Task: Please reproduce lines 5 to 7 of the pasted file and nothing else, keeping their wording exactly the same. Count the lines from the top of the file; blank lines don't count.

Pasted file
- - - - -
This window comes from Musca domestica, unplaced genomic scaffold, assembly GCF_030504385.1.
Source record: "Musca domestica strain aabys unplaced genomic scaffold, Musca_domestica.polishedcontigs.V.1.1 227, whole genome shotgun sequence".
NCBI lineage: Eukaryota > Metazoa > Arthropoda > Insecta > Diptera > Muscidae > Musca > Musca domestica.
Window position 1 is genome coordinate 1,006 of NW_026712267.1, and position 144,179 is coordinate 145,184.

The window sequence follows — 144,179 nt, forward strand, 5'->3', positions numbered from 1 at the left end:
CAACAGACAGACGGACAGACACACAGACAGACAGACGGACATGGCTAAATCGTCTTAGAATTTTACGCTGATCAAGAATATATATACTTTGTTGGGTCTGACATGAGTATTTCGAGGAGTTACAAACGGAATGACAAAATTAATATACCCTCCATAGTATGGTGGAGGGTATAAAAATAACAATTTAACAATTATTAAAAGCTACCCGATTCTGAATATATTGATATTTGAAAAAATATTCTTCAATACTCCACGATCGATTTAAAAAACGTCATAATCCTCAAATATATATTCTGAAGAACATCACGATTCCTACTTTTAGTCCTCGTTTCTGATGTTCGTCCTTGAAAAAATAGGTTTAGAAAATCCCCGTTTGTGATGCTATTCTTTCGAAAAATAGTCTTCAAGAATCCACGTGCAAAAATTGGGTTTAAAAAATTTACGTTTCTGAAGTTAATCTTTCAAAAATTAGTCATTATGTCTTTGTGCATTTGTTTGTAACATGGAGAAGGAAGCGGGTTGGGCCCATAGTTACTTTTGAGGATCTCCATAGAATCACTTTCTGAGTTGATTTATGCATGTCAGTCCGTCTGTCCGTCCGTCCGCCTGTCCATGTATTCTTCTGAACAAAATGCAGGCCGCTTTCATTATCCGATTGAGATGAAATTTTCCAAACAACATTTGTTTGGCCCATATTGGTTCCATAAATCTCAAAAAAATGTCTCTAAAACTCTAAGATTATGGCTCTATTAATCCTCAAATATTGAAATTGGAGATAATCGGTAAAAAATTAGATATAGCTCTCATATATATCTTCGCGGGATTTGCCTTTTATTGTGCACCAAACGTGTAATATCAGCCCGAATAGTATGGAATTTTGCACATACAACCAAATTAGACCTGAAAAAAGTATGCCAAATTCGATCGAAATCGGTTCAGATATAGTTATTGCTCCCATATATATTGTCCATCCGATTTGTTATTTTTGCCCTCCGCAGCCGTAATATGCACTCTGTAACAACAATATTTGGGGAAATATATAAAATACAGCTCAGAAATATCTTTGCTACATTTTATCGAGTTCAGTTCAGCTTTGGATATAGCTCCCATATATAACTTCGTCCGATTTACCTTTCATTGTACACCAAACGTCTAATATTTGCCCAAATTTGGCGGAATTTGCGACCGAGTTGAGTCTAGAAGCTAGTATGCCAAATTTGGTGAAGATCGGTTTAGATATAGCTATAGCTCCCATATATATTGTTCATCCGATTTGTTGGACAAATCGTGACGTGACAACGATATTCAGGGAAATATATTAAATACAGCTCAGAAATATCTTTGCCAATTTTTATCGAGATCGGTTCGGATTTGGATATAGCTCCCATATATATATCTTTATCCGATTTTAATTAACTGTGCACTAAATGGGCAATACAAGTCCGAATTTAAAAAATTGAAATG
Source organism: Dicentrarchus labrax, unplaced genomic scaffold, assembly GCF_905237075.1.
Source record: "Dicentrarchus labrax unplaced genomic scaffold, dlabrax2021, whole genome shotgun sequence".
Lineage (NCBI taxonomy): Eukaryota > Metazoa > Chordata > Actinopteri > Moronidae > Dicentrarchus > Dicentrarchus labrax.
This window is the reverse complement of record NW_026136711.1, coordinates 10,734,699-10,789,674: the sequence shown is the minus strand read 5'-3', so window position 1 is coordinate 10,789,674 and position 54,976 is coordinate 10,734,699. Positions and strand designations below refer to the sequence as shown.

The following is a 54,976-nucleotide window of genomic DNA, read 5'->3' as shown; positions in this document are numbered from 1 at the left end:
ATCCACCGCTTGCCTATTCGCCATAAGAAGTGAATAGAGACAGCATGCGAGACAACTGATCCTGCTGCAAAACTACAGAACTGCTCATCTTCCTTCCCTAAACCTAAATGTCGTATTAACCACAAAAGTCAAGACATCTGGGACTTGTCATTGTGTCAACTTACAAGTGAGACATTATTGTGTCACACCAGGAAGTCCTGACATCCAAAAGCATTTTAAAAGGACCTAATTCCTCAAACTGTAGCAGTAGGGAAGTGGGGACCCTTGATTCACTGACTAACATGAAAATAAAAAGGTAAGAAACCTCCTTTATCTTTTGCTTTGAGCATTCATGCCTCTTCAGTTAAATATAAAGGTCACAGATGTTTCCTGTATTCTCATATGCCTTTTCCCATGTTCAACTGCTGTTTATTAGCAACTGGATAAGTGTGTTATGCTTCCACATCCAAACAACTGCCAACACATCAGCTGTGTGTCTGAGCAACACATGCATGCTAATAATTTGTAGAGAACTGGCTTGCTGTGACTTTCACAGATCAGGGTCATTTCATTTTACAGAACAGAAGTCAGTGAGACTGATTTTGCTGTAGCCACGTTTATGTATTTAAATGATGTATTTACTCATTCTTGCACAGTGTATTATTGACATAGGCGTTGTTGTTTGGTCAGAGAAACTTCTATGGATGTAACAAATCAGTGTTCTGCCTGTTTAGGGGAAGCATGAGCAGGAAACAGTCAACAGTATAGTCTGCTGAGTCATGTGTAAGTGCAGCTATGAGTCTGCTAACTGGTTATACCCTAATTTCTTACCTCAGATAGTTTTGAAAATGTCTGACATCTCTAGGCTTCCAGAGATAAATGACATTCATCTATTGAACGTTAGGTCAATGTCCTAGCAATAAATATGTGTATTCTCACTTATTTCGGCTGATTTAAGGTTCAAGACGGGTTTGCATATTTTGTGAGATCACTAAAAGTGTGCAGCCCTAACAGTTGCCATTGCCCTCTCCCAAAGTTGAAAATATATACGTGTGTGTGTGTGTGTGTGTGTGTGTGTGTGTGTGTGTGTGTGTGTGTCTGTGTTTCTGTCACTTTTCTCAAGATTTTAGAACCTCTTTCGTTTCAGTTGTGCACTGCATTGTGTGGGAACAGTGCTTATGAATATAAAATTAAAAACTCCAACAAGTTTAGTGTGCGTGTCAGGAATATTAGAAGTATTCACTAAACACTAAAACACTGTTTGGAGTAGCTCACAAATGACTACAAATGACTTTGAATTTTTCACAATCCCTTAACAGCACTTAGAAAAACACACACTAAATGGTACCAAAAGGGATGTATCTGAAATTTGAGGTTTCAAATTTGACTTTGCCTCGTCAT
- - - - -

The window sequence follows — 144,179 nt, forward strand, 5'->3', positions numbered from 1 at the left end:
CAACAGACAGACGGACAGACACACAGACAGACAGACGGACATGGCTAAATCGTCTTAGAATTTTACGCTGATCAAGAATATATATACTTTGTTGGGTCTGACATGAGTATTTCGAGGAGTTACAAACGGAATGACAAAATTAATATACCCTCCATAGTATGGTGGAGGGTATAAAAATAACAATTTAACAATTATTAAAAGCTACCCGATTCTGAATATATTGATATTTGAAAAAATATTCTTCAATACTCCACGATCGATTTAAAAAACGTCATAATCCTCAAATATATATTCTGAAGAACATCACGATTCCTACTTTTAGTCCTCGTTTCTGATGTTCGTCCTTGAAAAAATAGGTTTAGAAAATCCCCGTTTGTGATGCTATTCTTTCGAAAAATAGTCTTCAAGAATCCACGTGCAAAAATTGGGTTTAAAAAATTTACGTTTCTGAAGTTAATCTTTCAAAAATTAGTCATTATGTCTTTGTGCATTTGTTTGTAACATGGAGAAGGAAGCGGGTTGGGCCCATAGTTACTTTTGAGGATCTCCATAGAATCACTTTCTGAGTTGATTTATGCATGTCAGTCCGTCTGTCCGTCCGTCCGCCTGTCCATGTATTCTTCTGAACAAAATGCAGGCCGCTTTCATTATCCGATTGAGATGAAATTTTCCAAACAACATTTGTTTGGCCCATATTGGTTCCATAAATCTCAAAAAAATGTCTCTAAAACTCTAAGATTATGGCTCTATTAATCCTCAAATATTGAAATTGGAGATAATCGGTAAAAAATTAGATATAGCTCTCATATATATCTTCGCGGGATTTGCCTTTTATTGTGCACCAAACGTGTAATATCAGCCCGAATAGTATGGAATTTTGCACATACAACCAAATTAGACCTGAAAAAAGTATGCCAAATTCGATCGAAATCGGTTCAGATATAGTTATTGCTCCCATATATATTGTCCATCCGATTTGTTATTTTTGCCCTCCGCAGCCGTAATATGCACTCTGTAACAACAATATTTGGGGAAATATATAAAATACAGCTCAGAAATATCTTTGCTACATTTTATCGAGTTCAGTTCAGCTTTGGATATAGCTCCCATATATAACTTCGTCCGATTTACCTTTCATTGTACACCAAACGTCTAATATTTGCCCAAATTTGGCGGAATTTGCGACCGAGTTGAGTCTAGAAGCTAGTATGCCAAATTTGGTGAAGATCGGTTTAGATATAGCTATAGCTCCCATATATATTGTTCATCCGATTTGTTGGACAAATCGTGACGTGACAACGATATTCAGGGAAATATATTAAATACAGCTCAGAAATATCTTTGCCAATTTTTATCGAGATCGGTTCGGATTTGGATATAGCTCCCATATATATATCTTTATCCGATTTTAATTAACTGTGCACTAAATGGGCAATACAAGTCCGAATTTAAAAAATTGAAATG
Source organism: Dicentrarchus labrax, unplaced genomic scaffold, assembly GCF_905237075.1.